Joris Minne: Yard Bird
Bill Wolsey's latest venture is riding high on the current trend of the humble chicken shack in an extraordinary setting
The rolling stone of the restaurant world has struck again with another wacky name. Will we ever tire of Bill Wolsey's indefatigable appetite for strange, earthy names and bad spelling? Never! Who could not love the nutty Goat's Toe, the Cloth Ear or the Bishop's A**e? (I made the last one up).
The Yard Bird is Bill's latest venture, a chicken restaurant above the Dirty Onion bar in Hill Street at the heart of Belfast's Cathedral Quarter. The extraordinary 18th century former linen warehouse which was used as a whiskey store up until 30 years ago, since when it lay unused and unloved, houses both these operations. It has been brought back to life in an unparalleled and very successful reinterpretation of a speakeasy bar and chicken shack, as might appear in a period novel about cotton barons, slaves and heavy pillared houses in the early 20th century Mississippi Delta.
The development is peculiar and not immediately beautiful. My 13-year-old thought the courtyard was pretty, but that the exposed timber frame of an entire two-storey building looked like an industrial gallows. It is spooky, right enough. But once inside, the vibe was, as she thought, distinctly Captain Jack Sparrow's lair and she loved it.
It is fabulously unusual, a restoration project the likes of which we have never seen in Belfast, and an architectural triumph.
The Dirty Onion bar downstairs is loaded with atmosphere thanks to the warmth and throat-hugging smokey turf fire. The tree-trunk sized pillars holding up the building are huge and squat and vestiges of the old warehouse markings and graffiti cover them.
Upstairs, the mood is similarly timbered but brighter, with lots of light emanating from the rotisserie and kitchen. The smells up here are of roast chicken.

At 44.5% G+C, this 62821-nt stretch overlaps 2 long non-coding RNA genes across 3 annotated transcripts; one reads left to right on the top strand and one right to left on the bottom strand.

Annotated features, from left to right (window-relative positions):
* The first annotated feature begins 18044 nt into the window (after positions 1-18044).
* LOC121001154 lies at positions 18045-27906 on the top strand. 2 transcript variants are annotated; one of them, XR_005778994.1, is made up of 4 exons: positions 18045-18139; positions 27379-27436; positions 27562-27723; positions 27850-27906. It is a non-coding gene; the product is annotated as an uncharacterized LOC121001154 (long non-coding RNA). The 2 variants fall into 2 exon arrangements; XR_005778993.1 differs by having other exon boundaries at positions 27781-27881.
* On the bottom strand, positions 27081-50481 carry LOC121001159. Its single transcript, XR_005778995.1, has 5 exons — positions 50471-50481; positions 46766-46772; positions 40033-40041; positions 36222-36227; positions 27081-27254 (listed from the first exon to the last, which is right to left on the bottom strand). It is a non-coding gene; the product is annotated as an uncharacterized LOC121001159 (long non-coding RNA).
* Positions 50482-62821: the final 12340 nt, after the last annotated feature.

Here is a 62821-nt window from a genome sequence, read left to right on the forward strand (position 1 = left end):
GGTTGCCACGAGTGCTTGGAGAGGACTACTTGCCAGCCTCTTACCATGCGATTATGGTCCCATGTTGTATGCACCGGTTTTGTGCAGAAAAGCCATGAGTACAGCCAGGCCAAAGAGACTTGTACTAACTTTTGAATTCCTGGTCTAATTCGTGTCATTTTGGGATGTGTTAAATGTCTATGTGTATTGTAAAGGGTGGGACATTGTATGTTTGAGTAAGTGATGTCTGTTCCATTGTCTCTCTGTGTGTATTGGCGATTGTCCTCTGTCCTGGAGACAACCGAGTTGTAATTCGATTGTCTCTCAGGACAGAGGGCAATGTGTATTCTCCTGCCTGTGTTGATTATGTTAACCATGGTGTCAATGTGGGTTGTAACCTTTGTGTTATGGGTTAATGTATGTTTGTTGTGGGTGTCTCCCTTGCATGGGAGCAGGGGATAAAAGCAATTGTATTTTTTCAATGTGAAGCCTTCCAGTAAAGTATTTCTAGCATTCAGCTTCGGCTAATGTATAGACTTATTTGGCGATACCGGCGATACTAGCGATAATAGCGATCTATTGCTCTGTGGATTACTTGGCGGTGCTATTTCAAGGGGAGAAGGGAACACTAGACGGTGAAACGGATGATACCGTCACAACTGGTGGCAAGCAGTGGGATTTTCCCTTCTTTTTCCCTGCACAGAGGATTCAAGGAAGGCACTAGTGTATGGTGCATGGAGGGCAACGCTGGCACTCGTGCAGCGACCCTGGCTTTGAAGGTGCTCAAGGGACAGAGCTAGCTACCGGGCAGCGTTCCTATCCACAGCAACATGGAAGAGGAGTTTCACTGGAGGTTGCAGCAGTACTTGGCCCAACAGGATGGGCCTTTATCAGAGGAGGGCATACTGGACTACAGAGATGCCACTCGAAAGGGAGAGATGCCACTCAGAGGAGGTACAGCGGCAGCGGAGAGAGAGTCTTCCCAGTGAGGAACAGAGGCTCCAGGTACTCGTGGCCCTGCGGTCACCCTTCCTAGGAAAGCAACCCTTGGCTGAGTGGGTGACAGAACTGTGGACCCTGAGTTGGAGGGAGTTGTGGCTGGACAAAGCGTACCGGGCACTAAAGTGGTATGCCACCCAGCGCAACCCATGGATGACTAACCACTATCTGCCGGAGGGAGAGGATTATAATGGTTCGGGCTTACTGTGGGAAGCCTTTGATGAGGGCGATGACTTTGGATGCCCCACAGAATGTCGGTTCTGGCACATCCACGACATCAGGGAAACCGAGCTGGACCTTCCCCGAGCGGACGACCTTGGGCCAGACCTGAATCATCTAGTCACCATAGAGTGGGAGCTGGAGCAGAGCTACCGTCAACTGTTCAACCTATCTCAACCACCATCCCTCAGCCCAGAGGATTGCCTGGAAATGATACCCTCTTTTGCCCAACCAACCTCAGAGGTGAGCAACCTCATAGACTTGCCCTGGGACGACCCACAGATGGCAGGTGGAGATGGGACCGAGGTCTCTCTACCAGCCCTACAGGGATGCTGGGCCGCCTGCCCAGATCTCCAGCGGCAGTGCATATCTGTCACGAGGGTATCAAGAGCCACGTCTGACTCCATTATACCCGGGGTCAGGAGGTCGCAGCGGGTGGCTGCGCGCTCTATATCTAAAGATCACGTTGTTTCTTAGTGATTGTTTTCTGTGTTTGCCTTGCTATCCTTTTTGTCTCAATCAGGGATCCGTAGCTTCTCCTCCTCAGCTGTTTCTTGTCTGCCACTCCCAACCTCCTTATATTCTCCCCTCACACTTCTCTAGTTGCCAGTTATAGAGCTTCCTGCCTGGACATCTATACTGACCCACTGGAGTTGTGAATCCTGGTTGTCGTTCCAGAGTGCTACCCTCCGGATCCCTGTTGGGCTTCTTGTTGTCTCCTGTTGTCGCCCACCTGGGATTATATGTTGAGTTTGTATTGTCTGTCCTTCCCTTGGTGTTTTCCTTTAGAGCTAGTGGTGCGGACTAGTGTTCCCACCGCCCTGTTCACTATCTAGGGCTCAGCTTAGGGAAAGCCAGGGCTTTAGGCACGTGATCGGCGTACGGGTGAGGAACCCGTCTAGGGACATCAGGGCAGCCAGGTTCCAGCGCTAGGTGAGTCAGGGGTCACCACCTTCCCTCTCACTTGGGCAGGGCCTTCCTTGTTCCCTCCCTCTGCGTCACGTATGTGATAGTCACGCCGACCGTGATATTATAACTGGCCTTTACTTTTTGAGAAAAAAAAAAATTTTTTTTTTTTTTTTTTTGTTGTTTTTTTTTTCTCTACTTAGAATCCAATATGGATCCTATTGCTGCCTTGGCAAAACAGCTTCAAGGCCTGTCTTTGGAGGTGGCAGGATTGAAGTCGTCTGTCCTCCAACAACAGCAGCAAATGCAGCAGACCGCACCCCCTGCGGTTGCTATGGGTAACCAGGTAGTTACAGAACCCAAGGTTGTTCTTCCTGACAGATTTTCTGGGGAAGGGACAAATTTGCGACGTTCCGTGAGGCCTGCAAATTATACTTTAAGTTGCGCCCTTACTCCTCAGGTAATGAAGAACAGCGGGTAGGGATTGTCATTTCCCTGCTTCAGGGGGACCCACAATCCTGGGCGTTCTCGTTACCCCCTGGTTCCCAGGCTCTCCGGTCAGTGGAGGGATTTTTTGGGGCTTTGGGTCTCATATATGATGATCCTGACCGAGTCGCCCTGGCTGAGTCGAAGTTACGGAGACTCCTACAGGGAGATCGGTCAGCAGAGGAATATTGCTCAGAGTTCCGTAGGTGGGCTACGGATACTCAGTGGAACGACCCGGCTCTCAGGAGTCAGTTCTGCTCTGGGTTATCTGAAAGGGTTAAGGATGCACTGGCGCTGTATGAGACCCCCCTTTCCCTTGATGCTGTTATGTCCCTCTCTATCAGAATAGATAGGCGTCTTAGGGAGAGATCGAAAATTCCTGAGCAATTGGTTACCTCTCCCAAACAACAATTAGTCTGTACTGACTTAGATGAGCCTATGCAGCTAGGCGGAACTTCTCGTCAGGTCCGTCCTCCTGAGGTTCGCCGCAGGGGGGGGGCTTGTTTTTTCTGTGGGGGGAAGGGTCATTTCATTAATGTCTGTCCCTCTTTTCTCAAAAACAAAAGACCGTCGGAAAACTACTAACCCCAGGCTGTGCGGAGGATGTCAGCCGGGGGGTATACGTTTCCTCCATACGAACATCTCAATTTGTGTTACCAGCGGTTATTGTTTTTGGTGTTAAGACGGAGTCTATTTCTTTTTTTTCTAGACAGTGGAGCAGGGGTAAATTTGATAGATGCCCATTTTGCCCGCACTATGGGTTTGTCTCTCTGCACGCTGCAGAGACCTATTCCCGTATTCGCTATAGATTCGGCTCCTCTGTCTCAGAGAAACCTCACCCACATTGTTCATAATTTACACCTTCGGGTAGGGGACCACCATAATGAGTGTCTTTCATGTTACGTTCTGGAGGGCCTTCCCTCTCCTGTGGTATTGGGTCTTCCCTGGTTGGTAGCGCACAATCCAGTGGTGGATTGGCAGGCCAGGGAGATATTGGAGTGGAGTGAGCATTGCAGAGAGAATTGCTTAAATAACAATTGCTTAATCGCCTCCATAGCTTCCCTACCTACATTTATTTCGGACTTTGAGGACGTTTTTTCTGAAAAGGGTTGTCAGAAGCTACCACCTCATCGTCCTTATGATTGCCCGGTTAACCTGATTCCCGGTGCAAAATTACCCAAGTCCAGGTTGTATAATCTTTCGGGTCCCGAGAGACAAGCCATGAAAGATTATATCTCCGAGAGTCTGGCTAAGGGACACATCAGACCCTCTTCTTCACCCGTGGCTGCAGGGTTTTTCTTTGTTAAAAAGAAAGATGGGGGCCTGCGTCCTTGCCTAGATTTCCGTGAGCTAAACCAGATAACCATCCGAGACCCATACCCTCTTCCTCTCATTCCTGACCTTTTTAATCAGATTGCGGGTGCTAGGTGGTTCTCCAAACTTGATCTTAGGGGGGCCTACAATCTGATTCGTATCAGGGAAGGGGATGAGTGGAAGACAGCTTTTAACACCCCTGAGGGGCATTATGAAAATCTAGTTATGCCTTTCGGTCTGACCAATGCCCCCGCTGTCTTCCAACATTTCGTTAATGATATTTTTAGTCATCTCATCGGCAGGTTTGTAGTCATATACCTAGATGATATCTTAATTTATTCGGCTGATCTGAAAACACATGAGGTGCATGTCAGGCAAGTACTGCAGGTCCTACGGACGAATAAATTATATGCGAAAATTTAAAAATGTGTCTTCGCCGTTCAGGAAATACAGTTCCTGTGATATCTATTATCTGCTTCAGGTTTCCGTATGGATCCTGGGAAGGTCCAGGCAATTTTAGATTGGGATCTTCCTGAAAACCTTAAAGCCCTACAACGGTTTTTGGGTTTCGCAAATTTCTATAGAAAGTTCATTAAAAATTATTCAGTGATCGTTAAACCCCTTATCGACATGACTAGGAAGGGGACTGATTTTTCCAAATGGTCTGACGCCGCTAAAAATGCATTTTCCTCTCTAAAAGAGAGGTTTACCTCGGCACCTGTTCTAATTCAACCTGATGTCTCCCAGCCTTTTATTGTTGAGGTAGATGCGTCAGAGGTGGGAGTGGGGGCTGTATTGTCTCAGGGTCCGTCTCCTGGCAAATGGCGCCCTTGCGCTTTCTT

Attentive and youthful service brings menus and drinks swiftly to the table, but there is no rush. This is a calm place where even Belfast's new generation of tablet-proppers can relax and enjoy the universal comforts of chicken and timber. And beer. I love beer in these places. Roast chicken, a turf fire and the sound of people's heels tapping, cracking and thudding on wood floors is the perfect sounding board for beer. Naturally there is Yardbird ale, an American-style pale ale brewed by Greene King in Bury St Edmunds.
People may raise an eyebrow and wonder what is wrong with our own ales from Hilden and White Water that this foreign filth has to be imported to our pure beer shores, but it's very nice with chicken.
A whole chicken, cut in half, is brought to share between the two of us. I am with Liz Kennedy, whose chicken cred is unparalleled. We are happy. The marinade of buttermilk, lemon and paprika has the desired effect. A bit longer in the marinade, or a bit more seasoning rubbed into the skin might help the flavour, but it is moist and tasty.
The show-stopper, however, is the avocado salad. This is large enough for two. Avocado, roughly cut into a salad of cos leaves, glories in a unique dressing of lime and lemon juice and olive oil and a further dollop of a finely spiced tomato salsa on top. It is out of this world. Today's is slightly sweeter than during the first visit, two days earlier, when I ordered the same thing.
Skin-on fries are pretty basic and the grilled corn on the cob likewise, although this is perked up with a jug of hot garlic butter.
The mile-deep apple pie with Fivemiletown vanilla ice cream is another success and we conclude that while chicken is the great leveller, the democratic choice, it really does need some additional firepower to make it interesting.
Having said that, children love chicken in all its presentations. Kids will also love the smuggler's lair timbers, adults will marvel at the restoration job and the city will have a new jewel in its restaurant crown.
Avocado salad £4
Corn on the cob £3
Whole chicken £14.50
Apple pie £5
Yardbird Ale £4.25
Glass of shiraz £4.95
San Pellegrino orange £1.95
Espresso x 2 £3.40
3 Hill Street, Belfast BT1 2LA